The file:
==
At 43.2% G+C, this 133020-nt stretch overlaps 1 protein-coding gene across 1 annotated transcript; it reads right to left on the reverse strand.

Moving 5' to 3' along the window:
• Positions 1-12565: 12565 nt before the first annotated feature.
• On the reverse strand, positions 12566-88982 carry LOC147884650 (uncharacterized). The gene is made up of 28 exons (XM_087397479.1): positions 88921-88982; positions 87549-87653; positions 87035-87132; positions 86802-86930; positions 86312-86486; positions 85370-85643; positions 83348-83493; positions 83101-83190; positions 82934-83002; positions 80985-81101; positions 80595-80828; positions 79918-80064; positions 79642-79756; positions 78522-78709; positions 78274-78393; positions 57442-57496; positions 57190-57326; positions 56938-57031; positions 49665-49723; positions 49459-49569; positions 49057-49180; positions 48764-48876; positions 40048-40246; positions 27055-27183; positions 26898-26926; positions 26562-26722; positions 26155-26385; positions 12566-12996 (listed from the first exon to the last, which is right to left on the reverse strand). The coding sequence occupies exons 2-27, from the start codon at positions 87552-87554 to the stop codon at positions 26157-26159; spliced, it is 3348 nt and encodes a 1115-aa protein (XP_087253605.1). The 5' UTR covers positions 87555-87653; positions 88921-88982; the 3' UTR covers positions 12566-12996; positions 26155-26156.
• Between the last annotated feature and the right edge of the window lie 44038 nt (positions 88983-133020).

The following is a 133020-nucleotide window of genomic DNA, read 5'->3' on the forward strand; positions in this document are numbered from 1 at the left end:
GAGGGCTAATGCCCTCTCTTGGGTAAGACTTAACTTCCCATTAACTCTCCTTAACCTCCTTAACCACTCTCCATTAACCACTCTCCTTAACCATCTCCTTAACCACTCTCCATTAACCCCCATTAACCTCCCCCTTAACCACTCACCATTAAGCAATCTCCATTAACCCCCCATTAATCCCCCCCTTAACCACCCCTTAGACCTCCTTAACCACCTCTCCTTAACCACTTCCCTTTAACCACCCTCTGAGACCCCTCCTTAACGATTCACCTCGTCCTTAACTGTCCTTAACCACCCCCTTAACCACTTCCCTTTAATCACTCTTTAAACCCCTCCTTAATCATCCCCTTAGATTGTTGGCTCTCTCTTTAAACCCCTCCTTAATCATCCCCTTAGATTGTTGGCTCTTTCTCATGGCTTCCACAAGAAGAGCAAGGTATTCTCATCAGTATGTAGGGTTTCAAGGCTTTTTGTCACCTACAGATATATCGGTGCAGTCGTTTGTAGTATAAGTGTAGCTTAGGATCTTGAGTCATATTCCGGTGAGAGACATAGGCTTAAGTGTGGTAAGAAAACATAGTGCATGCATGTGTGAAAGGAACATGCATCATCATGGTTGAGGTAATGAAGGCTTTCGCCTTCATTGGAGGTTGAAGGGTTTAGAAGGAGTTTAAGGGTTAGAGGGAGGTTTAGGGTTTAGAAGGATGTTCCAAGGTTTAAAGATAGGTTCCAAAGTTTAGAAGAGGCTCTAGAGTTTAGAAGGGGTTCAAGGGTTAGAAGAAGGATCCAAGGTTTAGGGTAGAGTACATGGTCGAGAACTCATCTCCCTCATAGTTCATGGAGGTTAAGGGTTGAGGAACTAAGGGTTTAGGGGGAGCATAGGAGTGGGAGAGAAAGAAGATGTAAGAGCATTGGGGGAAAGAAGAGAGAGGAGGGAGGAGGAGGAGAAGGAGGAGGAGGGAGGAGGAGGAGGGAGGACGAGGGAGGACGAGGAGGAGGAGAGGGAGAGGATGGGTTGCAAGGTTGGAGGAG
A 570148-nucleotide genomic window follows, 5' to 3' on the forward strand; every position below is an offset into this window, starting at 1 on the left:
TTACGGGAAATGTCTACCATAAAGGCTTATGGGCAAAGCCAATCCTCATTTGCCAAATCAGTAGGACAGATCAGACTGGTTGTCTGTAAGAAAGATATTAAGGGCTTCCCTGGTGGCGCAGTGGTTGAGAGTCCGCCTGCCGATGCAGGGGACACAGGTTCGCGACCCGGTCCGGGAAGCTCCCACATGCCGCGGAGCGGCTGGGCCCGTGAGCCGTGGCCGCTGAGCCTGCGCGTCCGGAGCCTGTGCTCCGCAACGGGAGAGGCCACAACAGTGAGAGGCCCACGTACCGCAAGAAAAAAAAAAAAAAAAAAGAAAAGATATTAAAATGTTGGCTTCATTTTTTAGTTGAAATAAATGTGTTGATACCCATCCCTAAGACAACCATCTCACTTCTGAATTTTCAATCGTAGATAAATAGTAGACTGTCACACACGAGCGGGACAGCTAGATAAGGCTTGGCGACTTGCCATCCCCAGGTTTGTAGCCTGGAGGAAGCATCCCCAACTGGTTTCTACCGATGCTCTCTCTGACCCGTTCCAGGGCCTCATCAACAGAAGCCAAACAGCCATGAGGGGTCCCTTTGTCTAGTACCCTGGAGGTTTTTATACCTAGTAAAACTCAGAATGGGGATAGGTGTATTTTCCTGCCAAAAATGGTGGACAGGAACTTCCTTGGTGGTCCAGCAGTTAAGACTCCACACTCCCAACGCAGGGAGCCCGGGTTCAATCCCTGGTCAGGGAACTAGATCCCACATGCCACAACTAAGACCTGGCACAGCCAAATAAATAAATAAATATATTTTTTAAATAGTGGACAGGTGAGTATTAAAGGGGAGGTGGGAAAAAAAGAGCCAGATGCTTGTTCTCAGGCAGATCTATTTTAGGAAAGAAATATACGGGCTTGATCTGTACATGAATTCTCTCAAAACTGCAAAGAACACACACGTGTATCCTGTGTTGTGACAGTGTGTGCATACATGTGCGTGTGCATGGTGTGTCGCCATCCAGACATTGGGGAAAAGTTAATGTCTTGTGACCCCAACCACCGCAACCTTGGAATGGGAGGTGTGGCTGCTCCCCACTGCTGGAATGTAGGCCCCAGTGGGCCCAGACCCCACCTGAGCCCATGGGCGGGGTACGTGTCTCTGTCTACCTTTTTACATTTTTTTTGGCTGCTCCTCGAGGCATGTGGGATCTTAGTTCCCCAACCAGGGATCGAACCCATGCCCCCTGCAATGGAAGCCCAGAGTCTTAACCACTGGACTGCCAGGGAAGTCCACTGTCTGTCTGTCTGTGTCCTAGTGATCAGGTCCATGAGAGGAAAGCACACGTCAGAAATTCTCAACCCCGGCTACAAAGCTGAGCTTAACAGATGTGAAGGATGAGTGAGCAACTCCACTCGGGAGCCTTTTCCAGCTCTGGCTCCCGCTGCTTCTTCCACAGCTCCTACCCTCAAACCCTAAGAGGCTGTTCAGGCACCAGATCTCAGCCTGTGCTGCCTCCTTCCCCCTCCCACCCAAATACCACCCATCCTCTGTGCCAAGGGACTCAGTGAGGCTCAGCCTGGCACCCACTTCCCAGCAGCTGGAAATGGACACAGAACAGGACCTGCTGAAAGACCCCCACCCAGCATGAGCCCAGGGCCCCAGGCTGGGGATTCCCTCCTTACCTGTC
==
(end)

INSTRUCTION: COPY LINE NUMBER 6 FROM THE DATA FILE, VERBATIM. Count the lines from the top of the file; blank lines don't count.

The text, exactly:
The following is a 133020-nucleotide window of genomic DNA, read 5'->3' on the forward strand; positions in this document are numbered from 1 at the left end: